Summer Symphony Stories: Susan Davies and Doug Price

2013 July 11
by Meghann Maurer
Susan and Izzy

Susan Davies and Izzy

In anticipation of Summer Symphony‘s return to Colorado Springs this month, we’ve invited members of the community to share their memories and impressions of this exciting event. This is the sixth post in a series. Next up: Pam Shockley-Zalabak and Al Buettner.

Words by Susan Davies, Executive Director, Trails and Open Space Coalition:

For me, parks and music belong together like a cello and its bow. Each brings out the best in the other.

Some of my earliest childhood memories involve hearing our Fox Valley Symphony or community band in our City Park. It was Wisconsin, so there was additional percussion as people slapped mosquitoes. No cell phones, tablets, or texting – no distractions at all except the sounds of laughing children, birds singing their evening songs and the music. There were three to four concerts each summer – weather permitting. Midwestern thunderstorms at dusk can be ferocious. But when the weather cooperated, people brought lawn chairs, picnic baskets, and plastic pitchers of kool-aid. Our symphony was small but they were ours and sounded wonderful. There wasn’t a frown in the crowd.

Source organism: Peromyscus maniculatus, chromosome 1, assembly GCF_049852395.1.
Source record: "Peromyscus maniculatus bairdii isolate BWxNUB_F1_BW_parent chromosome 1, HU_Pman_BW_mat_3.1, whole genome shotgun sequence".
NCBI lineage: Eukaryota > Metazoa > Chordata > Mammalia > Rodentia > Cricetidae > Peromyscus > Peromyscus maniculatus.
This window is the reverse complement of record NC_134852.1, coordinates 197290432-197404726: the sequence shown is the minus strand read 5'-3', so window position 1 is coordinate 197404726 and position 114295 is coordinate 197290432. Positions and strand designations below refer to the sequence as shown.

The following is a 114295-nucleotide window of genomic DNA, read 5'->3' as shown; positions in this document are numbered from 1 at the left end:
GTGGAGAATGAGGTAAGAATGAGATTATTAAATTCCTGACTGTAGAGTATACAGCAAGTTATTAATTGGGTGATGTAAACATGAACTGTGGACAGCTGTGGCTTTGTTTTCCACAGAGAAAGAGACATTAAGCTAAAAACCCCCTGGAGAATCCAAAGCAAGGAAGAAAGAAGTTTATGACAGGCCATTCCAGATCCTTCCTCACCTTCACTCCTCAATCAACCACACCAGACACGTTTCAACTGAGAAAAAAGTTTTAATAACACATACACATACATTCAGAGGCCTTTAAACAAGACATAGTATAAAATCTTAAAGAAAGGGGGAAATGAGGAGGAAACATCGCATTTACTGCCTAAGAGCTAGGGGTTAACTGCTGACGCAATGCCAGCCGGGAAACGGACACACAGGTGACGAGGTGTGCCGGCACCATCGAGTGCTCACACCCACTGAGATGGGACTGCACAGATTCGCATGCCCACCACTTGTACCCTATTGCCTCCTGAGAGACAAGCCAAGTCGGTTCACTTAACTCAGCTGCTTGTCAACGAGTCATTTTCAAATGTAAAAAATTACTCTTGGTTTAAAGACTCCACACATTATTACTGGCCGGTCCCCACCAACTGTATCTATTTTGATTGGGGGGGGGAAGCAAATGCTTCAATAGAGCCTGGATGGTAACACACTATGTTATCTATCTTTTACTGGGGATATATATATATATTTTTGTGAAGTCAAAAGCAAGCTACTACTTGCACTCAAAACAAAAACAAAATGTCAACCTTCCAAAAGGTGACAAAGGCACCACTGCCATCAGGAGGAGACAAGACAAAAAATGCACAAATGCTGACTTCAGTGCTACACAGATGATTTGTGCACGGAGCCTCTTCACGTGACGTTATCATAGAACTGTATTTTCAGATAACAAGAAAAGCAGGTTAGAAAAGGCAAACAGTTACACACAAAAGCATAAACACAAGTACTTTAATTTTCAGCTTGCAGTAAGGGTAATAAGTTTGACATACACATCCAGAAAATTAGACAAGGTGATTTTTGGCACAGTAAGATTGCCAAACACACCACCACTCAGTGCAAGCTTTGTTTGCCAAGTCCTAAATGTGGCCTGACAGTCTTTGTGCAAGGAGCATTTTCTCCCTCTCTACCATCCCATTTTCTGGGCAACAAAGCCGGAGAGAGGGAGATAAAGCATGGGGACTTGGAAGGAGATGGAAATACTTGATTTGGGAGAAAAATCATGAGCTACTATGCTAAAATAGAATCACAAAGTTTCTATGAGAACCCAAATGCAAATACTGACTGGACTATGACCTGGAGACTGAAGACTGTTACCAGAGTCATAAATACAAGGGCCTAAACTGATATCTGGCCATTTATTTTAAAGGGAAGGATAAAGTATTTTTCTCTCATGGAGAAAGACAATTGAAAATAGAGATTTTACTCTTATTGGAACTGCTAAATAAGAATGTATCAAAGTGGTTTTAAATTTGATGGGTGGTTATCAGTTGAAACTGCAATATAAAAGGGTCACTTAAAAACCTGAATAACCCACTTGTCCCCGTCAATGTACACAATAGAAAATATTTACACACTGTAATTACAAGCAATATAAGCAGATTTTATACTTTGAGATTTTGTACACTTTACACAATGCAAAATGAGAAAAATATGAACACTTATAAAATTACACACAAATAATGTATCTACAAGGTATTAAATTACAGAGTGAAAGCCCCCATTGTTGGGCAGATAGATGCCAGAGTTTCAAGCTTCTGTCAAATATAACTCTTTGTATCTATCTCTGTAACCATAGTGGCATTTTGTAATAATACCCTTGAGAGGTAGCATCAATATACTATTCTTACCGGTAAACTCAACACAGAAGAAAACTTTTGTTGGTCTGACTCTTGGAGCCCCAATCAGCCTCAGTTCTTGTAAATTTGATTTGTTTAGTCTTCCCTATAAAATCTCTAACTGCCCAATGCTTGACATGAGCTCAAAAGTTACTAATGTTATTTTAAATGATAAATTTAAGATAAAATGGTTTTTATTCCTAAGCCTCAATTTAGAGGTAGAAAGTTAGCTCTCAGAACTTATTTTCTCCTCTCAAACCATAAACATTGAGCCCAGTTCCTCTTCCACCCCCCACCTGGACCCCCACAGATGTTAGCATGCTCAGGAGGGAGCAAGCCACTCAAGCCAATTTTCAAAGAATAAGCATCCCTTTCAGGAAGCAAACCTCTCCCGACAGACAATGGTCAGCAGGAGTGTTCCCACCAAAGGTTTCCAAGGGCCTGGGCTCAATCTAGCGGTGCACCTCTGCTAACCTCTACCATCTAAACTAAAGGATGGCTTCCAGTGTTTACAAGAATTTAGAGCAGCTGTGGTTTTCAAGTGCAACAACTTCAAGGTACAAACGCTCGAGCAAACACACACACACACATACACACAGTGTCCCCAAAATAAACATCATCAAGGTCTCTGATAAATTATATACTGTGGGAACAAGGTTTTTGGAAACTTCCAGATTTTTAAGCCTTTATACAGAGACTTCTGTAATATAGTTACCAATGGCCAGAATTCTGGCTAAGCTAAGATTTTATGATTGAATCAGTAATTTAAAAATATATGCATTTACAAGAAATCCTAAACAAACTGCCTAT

As an adult, I lived in Pittsburgh for close to a decade. Many Sunday mornings during the summer, members of the Pittsburgh Symphony would perform in Schenley Park – a 400 acre municipal park in the heart of Pittsburgh. Vendors would sell pastries, coffee, and the local newspaper. We’d meet up with friends, spread blankets, buy brunch, and read the Sunday paper to the sounds of Mozart or Chopin. If someone felt frisky there was a Frisbee to toss. Music in the park on Sunday mornings became a weekly favorite – followed by a hike in the Laurel Highlands or Chestnut Ridge.